Ovid (publius_ovidius) wrote,

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Foreign Shopping Adventures

Strangely enough, I had always felt a touch more culture shock in England because the little differences always crept up on me rather unexpectedly. Still, I'm getting a crash course reminder in just how difficult it was for me to adjust to Amsterdam the first time.

If you're a tourist, Amsterdam is wonderful. It's gorgeous, laid back, clean and friendly. If you live here, it's all of those things, plus food stores. Food stores are a trial. If you ever move to a country for which English is not the first language (or even an option), then you had better learn to cook. By cook, I don't mean opening a tin and heating the sludge inside. I mean learning to really cook. Tomatoes aren't just something to slice up for a hamburger or salad, they're an ingredient. This makes them more versatile for a few reasons:

  • Buying raw ingredients is cheaper
  • Buying raw ingredients means you have full control over what you're making
  • Buying raw ingredients means that tin of corned beef hash isn't actually Geriatric Kitty Food

Trust me, you want to learn how to cook. When you buy some broccoli, you know it's broccoli. When you buy a tin of something which looks like stew, it's a crapshoot.

Fortunately, I have a couple of advantages. First, Dutch is the language closest to English¹. Second, I speak a fair amount of French and many French words have crossed over into Dutch (and many foods are also marketed to Belgium, so it's often marked with French). Combine this with the knowledge of a few Dutch words and you really have an advantage in shopping. Case in point:

You might look at this picture and wonder what the hell "tonijn in zonnebloemolie" is, but it was pretty easy to figure out. First, you look at the can and you think about the word "tonijn" and the word "tuna" leaps to mind. Next, you see "bloem" in the last word and any foreigner with half a brain who visits Amsterdam will have it drilled into his/her head that "bloemen" means "flowers" (the "en" suffix is the Dutch plural). "Olie", of course, is "oil", so you have "tuna in zonne flower oil". Again, Dutch is incredibly close to English, so it really is this easy to work the meaning of many things in Dutch. However, sometimes you have to go a bit further. Shopping in Amsterdam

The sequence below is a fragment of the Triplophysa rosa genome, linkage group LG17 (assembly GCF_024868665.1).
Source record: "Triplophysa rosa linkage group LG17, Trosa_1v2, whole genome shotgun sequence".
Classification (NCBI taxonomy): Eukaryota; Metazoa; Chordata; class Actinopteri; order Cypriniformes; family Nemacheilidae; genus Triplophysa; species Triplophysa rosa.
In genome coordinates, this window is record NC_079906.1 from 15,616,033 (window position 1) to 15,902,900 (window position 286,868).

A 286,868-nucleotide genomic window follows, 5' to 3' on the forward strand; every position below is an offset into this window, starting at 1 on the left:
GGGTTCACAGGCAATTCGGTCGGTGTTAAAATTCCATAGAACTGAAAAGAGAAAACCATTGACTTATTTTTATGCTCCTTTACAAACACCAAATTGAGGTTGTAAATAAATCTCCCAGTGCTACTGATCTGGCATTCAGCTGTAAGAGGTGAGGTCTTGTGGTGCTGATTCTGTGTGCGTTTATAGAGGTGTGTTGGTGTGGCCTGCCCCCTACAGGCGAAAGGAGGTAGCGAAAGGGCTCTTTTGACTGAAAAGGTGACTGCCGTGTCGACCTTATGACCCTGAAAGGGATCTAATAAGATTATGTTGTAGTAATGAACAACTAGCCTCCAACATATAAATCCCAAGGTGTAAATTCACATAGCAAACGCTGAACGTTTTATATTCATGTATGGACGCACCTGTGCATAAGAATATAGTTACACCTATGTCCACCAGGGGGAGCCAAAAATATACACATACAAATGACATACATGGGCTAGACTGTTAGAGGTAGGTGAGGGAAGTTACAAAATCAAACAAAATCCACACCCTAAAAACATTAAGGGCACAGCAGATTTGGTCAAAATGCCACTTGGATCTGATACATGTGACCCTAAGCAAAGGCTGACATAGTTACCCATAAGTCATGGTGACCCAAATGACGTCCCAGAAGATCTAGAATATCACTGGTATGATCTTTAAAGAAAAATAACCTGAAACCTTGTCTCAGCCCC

Shopping in Amsterdam This sign threw me for a moment, but I recognised that "ananas" is the French word for "pineapple". After that, I saw "stuk", which I know means "piece" (because you often see signs like "€1 per stuk"), but it's the "jes" at the end of "stuk" which took me a moment. It really doesn't have an analogue in English which I can think of, but it's a very useful suffix. It means "tiny" or "small". So the sign is announcing the price of chopped pineapple.

Moving along finds me typing this up while trying to make a spaghetti bolognese for Leïla, but struggling with ingredients. The spices are tijm, oregano, and basilicum, which isn't too bad. However, the rest is rode wijn, ui, knoflook, champignons, rundergehakt, zout, and peper. I think it will be OK, but even the most basic shopping is a brutal reminder that I truly have arrived in Europe in a way that I never could be in the UK.

1. Actually, you'll find Frisian to be the closest spoken language to English, but Dutch is the closest language which you've actually heard of.

Tags: travel
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